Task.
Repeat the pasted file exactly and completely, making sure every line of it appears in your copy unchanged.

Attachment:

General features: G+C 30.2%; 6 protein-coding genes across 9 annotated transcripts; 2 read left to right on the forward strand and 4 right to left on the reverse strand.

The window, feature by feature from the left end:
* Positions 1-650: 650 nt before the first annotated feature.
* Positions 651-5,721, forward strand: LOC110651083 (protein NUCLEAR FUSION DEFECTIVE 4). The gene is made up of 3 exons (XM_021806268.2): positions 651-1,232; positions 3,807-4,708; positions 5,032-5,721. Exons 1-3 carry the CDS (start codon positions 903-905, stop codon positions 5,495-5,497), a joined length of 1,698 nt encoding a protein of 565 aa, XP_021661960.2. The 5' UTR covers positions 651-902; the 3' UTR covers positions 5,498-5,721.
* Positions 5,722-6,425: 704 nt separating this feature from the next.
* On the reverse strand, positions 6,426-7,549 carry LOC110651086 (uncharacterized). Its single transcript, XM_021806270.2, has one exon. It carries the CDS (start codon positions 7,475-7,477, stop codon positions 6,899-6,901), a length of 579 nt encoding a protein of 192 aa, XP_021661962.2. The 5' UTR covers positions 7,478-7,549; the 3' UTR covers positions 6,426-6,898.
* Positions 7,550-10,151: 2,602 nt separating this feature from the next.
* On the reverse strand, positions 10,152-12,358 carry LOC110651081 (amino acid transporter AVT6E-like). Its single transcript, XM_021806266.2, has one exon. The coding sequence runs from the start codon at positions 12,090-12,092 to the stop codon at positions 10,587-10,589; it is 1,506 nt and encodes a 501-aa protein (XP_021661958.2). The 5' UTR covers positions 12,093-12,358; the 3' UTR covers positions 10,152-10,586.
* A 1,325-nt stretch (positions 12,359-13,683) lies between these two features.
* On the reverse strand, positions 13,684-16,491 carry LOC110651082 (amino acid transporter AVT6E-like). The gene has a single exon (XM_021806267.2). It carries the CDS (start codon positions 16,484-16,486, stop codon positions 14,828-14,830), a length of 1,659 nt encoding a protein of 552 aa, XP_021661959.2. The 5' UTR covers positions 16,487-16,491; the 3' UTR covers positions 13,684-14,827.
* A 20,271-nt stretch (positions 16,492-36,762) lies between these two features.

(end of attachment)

General features: G+C 30.2%; 6 protein-coding genes across 9 annotated transcripts; 2 read left to right on the forward strand and 4 right to left on the reverse strand.

The window, feature by feature from the left end:
* Positions 1-650: 650 nt before the first annotated feature.
* Positions 651-5,721, forward strand: LOC110651083 (protein NUCLEAR FUSION DEFECTIVE 4). The gene is made up of 3 exons (XM_021806268.2): positions 651-1,232; positions 3,807-4,708; positions 5,032-5,721. Exons 1-3 carry the CDS (start codon positions 903-905, stop codon positions 5,495-5,497), a joined length of 1,698 nt encoding a protein of 565 aa, XP_021661960.2. The 5' UTR covers positions 651-902; the 3' UTR covers positions 5,498-5,721.
* Positions 5,722-6,425: 704 nt separating this feature from the next.
* On the reverse strand, positions 6,426-7,549 carry LOC110651086 (uncharacterized). Its single transcript, XM_021806270.2, has one exon. It carries the CDS (start codon positions 7,475-7,477, stop codon positions 6,899-6,901), a length of 579 nt encoding a protein of 192 aa, XP_021661962.2. The 5' UTR covers positions 7,478-7,549; the 3' UTR covers positions 6,426-6,898.
* Positions 7,550-10,151: 2,602 nt separating this feature from the next.
* On the reverse strand, positions 10,152-12,358 carry LOC110651081 (amino acid transporter AVT6E-like). Its single transcript, XM_021806266.2, has one exon. The coding sequence runs from the start codon at positions 12,090-12,092 to the stop codon at positions 10,587-10,589; it is 1,506 nt and encodes a 501-aa protein (XP_021661958.2). The 5' UTR covers positions 12,093-12,358; the 3' UTR covers positions 10,152-10,586.
* A 1,325-nt stretch (positions 12,359-13,683) lies between these two features.
* On the reverse strand, positions 13,684-16,491 carry LOC110651082 (amino acid transporter AVT6E-like). The gene has a single exon (XM_021806267.2). It carries the CDS (start codon positions 16,484-16,486, stop codon positions 14,828-14,830), a length of 1,659 nt encoding a protein of 552 aa, XP_021661959.2. The 5' UTR covers positions 16,487-16,491; the 3' UTR covers positions 13,684-14,827.
* A 20,271-nt stretch (positions 16,492-36,762) lies between these two features.